Outstanding women scientists honoured in Paris

The 19th edition of the L’Oréal–UNESCO For Women in Science Awards will take place at La Maison de la Mutualité in Paris this evening.

The event celebrates the achievements of five women scientists and their world-changing discoveries in physical sciences, as well as 15 promising young researchers. Following in the footsteps of the pioneering scientist, Marie Curie, born 150 years ago, these women scientists are each contributing in their own way to change the world for the better.At the awards ceremony, the five laureates will receive a prize of €100,000 each to commend them on their contribution to physical sciences, quantum physics and astrophysics.For the first time, the ceremony will be broadcast live on the internet, through the social networks of the L’Oréal–UNESCO For Women in Science programme, elle.fr and UNESCO. From 26 March, a documentary series, Women in Science, will be broadcast every Sunday evening on France 24.The five laureates are:
  • Professor Niveen M. Khashab, associate professor of chemical sciences at the King Abdullah University of Science and Technology (KAUST) in Thuwal, Saudi Arabia. She has won the award for designing novel nanoparticles that could improve early detection of disease. Her work in analytical chemistry could lead to more targeted and personalised medical treatment.
  • Professor Michelle Simmons, director, Centre of Excellence for Quantum Computation and Communication Technology at the University of New South Wales, Australia. She has won the award for pioneering ultra-fast quantum computers. Her work on atomic-scale transistors could give birth to tomorrow’s computers.
  • Professor Nicola A. Spaldin, head of the Materials Theory Group at the Swiss Federal Technical University in Zurich, Switzerland. She has won the award for reinventing magnetic materials for next-generation electronic devices. Her research on multiferroic materials could lead to a new generation of electronic equipment components.
  • Professor Maria Teresa Ruiz, professor at the Department of Astronomy at the University of Chile, Chile. She has won the award for discovering a new type of celestial body, halfway between a star and a planet, hidden in the darkness of the universe. Her observations on brown dwarfs could answer the universal question of whether there is life on other planets.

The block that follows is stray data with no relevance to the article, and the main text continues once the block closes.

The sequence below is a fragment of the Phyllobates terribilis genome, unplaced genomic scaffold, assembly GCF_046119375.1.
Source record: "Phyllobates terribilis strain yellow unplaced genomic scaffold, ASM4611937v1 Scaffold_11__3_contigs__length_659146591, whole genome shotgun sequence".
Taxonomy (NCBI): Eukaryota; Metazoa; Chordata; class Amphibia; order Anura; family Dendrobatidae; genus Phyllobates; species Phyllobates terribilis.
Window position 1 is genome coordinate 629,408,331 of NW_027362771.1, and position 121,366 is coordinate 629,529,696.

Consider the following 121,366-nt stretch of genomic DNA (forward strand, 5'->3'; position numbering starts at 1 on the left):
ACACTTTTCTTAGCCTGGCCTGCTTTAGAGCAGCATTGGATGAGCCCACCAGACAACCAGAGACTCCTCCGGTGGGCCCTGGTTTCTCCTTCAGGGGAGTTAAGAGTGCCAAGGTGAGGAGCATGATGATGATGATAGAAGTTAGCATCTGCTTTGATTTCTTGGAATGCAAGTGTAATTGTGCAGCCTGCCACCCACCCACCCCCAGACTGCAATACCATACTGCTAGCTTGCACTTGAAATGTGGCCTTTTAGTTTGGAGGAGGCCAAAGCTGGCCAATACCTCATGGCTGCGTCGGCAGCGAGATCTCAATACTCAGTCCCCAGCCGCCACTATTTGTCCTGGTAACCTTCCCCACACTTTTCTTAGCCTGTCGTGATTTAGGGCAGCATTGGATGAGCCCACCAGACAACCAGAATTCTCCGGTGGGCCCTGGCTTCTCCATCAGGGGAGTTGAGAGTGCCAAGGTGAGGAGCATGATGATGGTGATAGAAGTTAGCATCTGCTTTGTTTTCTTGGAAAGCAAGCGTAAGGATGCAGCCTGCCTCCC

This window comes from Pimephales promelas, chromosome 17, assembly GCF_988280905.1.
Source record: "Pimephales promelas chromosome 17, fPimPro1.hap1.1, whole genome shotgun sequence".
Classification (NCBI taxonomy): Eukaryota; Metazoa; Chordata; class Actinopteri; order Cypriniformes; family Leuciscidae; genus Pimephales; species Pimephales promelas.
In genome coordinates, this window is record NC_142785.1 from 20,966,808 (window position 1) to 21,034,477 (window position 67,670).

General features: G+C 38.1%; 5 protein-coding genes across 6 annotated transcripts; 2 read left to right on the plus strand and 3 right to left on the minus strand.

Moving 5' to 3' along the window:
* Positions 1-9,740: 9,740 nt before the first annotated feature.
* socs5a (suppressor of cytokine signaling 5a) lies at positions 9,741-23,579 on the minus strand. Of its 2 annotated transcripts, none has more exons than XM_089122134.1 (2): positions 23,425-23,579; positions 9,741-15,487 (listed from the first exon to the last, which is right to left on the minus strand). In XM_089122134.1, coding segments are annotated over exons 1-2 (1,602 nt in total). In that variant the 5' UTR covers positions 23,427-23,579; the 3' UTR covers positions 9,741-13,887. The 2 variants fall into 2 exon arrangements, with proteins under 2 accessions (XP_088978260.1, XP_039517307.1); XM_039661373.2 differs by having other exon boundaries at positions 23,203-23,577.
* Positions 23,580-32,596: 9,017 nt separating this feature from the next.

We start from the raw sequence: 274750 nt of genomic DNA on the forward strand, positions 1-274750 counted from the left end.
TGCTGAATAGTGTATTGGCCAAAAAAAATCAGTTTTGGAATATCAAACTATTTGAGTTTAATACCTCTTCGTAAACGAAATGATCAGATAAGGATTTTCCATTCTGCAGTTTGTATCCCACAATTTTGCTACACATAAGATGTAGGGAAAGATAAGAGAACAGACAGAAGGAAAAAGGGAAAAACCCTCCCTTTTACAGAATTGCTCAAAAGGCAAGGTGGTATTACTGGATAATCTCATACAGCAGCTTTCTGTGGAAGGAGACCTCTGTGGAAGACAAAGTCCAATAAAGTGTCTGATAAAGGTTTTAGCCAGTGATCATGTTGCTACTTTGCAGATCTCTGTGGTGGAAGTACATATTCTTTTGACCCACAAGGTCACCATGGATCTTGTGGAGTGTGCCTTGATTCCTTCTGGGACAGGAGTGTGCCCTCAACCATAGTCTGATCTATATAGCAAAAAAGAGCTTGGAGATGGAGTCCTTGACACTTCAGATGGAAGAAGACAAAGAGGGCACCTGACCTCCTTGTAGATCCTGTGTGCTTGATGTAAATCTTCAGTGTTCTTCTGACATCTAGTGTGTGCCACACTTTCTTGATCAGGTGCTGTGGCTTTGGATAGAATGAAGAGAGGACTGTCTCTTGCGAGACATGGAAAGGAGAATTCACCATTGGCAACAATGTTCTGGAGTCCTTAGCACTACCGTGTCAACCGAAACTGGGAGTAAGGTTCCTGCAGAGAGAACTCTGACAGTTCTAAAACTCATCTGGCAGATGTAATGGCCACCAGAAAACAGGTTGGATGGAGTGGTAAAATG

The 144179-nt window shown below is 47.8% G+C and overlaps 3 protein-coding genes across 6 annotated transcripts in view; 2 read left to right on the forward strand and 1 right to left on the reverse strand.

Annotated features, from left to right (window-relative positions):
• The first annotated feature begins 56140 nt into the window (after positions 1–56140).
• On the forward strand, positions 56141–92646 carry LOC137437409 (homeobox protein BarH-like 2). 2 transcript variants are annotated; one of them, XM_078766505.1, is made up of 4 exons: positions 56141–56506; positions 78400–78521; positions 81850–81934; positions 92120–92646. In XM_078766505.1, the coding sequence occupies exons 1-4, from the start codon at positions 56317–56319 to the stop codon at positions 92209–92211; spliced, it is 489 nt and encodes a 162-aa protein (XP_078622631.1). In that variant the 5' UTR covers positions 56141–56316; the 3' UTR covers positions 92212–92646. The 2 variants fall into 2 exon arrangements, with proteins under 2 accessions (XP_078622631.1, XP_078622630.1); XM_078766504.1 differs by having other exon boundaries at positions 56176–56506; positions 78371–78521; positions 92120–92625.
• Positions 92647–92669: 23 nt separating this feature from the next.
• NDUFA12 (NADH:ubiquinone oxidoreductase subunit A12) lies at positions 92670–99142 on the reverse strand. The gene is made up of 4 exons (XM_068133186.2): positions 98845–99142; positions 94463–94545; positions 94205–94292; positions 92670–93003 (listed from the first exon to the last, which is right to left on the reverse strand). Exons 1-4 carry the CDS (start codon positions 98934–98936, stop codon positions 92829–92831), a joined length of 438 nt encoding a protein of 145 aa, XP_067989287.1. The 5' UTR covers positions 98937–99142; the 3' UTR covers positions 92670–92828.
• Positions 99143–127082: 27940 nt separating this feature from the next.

• Professor Zhenan Bao, professor in the Department of Chemical Engineering at Stanford University, United States. She has won the award for inventing skin-inspired electronic materials. Her research on flexible, stretchable and conductive materials could improve the quality of life of patients with prostheses.
Since 1998, the L’Oréal Corporate Foundation and UNESCO have been committed to women in science and increasing the number of women working in scientific research. In 2015, only 3 per cent of Scientific Nobel Prizes are awarded to women. That is why, for the past 19 years, the L’Oréal–UNESCO For Women in Science programme has worked to honour and accompany women researchers at key moments in their careers. Since the programme began, it has supported more than 2,700 young women from 115 countries and celebrated 97 laureates, at the peak of their careers, including professors Elizabeth H. Blackburn and Ada Yonath, who went on to win Nobel Prizes.The 2016 programme has also supported more than 260 young women scientists during their PhD thesis or post-doctoral studies. A L’Oréal–UNESCO For Women in Science fellowship is awarded to these researchers at national and regional ceremonies that take place in more than 45 different countries. Since 2001, the L’Oréal Corporate Foundation and UNESCO have supported more than 2,700 young women from 115 countries.
This year’s Relocate black-tie Gala Awards Dinner will be held at a prestigious new venue, the Science Museum, London, on Thursday 11 May.Says Fiona Murchie, Relocate’s managing editor, “These awards are now of global stature, attracting entries from both UK and international organisations. They’re all about showcasing excellence, innovation and best practice, so the Science Museum is the perfect venue for celebrating our winners in this tenth anniversary year.“As we’ve been highlighting across the Relocate media through our coverage of the CBI Annual Conference and other high-profile events, innovation – whether in science, the space industry and technology or in other fields – is the key to global prosperity and growth, particularly in challenging economic times and with Brexit now a reality.“With growing skills shortages in key areas like science, technology, engineering and maths (STEM), employers are increasingly competing for the best and most creative talent. Our event will attract high-calibre international attendees across industry and the education sector.”

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